- in any indoor public place – work, bars, restaurants, malls.
- on public transit or transit shelters.
- in taxis and work vehicles.
On top of this, a 3 metre non-smoking “buffer zone” was created around all public doorways, windows and air intakes. Some communities took it even further (as found on the BC Lung Association website):
Vancouver & Richmond
- Smoking is prohibited within customer service areas of food and/or liquor establishments (patios for instance).
- Within 6 metres of a door, window or air intake of a building.
- Within 6 metres of the perimeter of a customer service area.
And mostly unedited text from the BC Lung Association:
- Smoking is prohibited in any common public area; in a taxi cab or limousine; on a school bus, public bus or any form of public transportation.
- Smoking is prohibited in an enclosed or partially enclosed shelter where people wait to board a vehicle for hire or public transit; in a building (except as otherwise permitted by the By-law).
- Smoking is prohibited in a vehicle if any occupant of the vehicle is under 19 years of age.
- (Smoking is prohibited) Within seven and one-half metres (7.5 m) of any opening into a building including any door or window that opens or any air intake.
- Smoking is PERMITTED in a private club or in enclosed premises that are not open to the public.
District of North Vancouver
In addition to BC Tobacco Law restrictions, the District’s new Smoking Regulation Bylaw, 7792 prohibits smoking within six meters of:
- A patio connected to a business.
- Any opening into any building, including any door or window that opens, or any air intake.
- A children’s playground, swimming beach, food concession, picnic area, skateboard park or playing field.
- The site of any public event or activity that the District has authorized by the issuance of a permit.
- The grounds of any municipal building used for public recreation.
- Lynn Valley Village or Maplewood Farm.
- A transit stop or transit shelter if other people are there.
- The new bylaw also prohibits smoking in taxicabs.
Pretty darn thorough aren’t they? And just recently we’ve also seen smoking banned in parks throughout Metro Vancouver! So what’s my issue you ask? As the title of this post outlines, there appears to be an extreme lack of enforcement and I’m pretty much fed up about it.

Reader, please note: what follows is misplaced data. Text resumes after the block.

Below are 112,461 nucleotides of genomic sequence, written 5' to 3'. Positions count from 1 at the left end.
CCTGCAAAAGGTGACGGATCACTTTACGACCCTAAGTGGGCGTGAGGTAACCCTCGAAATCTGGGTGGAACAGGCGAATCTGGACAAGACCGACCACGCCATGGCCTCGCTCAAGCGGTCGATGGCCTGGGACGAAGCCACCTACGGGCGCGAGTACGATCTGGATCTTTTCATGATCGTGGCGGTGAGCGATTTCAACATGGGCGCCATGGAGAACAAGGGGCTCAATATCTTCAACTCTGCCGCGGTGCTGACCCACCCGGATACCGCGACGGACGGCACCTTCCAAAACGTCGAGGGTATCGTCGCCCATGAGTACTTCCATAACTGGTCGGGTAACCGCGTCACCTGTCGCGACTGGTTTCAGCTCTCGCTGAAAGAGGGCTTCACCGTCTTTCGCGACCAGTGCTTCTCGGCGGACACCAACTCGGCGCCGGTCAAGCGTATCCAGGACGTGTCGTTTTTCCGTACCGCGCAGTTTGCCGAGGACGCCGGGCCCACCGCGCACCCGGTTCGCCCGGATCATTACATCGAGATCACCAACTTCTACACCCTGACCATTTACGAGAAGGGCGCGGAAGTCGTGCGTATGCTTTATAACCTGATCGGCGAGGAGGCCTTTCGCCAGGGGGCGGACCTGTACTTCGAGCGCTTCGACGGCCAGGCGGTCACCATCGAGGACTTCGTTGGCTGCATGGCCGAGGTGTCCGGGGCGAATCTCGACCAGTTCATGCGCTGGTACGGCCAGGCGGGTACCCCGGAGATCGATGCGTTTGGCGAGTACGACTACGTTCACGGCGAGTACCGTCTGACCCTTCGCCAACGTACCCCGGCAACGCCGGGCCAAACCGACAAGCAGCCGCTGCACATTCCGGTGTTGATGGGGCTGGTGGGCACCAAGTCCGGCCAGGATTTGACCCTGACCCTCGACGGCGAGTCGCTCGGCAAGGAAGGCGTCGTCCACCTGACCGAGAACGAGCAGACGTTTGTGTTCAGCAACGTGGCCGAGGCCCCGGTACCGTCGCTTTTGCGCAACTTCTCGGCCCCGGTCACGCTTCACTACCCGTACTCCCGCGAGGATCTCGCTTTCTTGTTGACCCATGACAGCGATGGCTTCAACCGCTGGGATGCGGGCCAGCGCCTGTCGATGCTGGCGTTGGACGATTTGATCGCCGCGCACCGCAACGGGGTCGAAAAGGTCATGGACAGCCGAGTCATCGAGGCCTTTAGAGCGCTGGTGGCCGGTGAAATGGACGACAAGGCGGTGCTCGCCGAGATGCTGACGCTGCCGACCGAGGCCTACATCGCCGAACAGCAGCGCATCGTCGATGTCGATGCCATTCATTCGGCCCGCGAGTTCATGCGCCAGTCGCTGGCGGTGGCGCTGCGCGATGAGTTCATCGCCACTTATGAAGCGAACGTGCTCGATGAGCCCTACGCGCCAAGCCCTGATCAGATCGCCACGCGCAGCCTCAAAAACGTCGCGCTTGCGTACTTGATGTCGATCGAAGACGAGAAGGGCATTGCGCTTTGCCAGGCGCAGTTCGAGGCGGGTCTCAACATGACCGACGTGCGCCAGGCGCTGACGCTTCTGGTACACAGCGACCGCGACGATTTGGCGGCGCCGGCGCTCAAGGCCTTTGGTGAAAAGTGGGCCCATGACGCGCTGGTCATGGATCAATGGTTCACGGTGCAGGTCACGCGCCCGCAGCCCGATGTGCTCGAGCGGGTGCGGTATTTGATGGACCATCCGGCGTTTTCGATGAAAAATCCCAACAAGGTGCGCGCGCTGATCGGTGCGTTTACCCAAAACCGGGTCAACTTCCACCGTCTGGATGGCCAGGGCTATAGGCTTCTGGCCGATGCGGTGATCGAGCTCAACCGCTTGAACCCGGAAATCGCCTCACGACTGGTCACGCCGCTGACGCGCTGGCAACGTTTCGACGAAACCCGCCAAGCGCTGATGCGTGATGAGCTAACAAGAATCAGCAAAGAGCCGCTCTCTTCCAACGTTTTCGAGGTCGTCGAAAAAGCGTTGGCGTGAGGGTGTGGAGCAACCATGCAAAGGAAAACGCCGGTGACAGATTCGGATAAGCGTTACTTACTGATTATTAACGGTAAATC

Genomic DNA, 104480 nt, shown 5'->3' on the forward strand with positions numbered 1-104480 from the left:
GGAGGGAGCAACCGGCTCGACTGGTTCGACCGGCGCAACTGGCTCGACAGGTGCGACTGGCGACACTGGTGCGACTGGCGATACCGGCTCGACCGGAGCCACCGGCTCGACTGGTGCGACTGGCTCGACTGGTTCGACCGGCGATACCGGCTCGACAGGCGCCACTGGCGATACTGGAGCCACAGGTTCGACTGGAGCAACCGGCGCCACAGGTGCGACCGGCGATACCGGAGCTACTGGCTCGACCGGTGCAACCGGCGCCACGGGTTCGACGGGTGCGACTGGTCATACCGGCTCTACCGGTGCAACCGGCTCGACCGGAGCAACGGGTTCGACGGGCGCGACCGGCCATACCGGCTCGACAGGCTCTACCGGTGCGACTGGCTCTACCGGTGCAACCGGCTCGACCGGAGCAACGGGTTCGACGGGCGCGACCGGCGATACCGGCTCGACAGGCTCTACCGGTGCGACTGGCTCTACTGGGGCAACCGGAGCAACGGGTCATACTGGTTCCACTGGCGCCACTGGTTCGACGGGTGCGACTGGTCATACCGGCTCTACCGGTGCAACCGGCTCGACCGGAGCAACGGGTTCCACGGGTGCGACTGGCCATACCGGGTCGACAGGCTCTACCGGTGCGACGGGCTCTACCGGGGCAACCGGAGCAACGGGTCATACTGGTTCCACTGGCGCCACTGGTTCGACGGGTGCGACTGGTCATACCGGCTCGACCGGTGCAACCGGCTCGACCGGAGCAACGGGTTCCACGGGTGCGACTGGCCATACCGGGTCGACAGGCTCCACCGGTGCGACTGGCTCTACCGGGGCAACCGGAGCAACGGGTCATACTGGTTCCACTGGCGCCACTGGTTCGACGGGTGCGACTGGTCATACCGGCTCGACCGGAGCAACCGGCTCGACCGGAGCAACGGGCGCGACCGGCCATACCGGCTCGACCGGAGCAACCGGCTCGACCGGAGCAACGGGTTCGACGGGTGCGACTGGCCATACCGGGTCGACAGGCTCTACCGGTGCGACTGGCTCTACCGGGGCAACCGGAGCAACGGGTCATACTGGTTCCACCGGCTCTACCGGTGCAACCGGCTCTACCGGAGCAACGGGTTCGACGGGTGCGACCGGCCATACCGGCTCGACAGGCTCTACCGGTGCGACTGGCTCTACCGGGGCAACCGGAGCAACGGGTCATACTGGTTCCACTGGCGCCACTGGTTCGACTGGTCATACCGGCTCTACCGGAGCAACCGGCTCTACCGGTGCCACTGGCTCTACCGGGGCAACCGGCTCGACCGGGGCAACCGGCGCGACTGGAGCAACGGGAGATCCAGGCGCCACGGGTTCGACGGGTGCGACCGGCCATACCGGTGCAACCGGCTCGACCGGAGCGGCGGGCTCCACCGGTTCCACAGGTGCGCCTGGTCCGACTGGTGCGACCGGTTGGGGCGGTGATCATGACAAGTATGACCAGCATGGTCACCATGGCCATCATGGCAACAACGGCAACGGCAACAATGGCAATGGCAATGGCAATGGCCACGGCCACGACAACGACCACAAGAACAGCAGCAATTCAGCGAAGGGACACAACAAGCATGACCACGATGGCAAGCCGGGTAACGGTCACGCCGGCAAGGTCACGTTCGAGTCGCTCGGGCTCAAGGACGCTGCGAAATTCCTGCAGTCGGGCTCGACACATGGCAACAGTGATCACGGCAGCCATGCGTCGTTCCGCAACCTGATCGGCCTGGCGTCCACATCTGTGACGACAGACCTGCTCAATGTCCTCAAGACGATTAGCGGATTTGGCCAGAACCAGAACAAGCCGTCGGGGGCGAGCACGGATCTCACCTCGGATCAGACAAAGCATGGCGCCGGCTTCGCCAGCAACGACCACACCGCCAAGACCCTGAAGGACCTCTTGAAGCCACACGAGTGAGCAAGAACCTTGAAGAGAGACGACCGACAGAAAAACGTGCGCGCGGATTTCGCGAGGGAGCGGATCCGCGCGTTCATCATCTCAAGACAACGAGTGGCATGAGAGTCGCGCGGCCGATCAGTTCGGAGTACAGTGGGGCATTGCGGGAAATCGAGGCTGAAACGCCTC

I can’t begin to count how often I’ve encountered someone “on fire” at a bus stop. Or just outside a door. Or underneath the open window that I happen to be sitting opposite to. And while I’ve been apt to speak up and politely ask the person to “extinguish” themselves, the replies have typically not included language found in most Disney movies. Heck, I’ve even heard language not found in hardcore adult movies (or so I’ve been told). In fact, only a couple of days back I ended up coming to the defense of a young mother (with kids in tow) who asked a teen to stop smoking at a bus stop after he told her to “mind her effing business.”
Now in the interest of disclosure, I don’t smoke. Never have, never will. And while my opinion is that each person is their own boss in such matters, I don’t feel that a smoker’s right to light up means I should be subject to toxins produced by the cancer sticks – especially when the law is on my side. But there’s the kicker. While the law may be on my side, I feel I have very little recourse but to subject myself to verbal battery should I try to raise the issue.
Should the police enforce the law? Bylaw enforcement officers? Parking enforcement officers in Vancouver? Definitely! Yet if that means we take them off the streets to go on a smoke hunt, then we’ve likely not got our priorities straight as they obviously have been tasked with other (and quite often more important) duties. So what should we do? I think Josh Lavoie poses a darn good suggestion on twitter:
— Josh Lavoie (@joshlavoie) January 24, 2012
And what’s not to say these new peace officers, while looking to nab those smoking where they shouldn’t, don’t have other duties assigned to them? It may not be the best solution, but at least it’s a start.
Everything needs to start somewhere.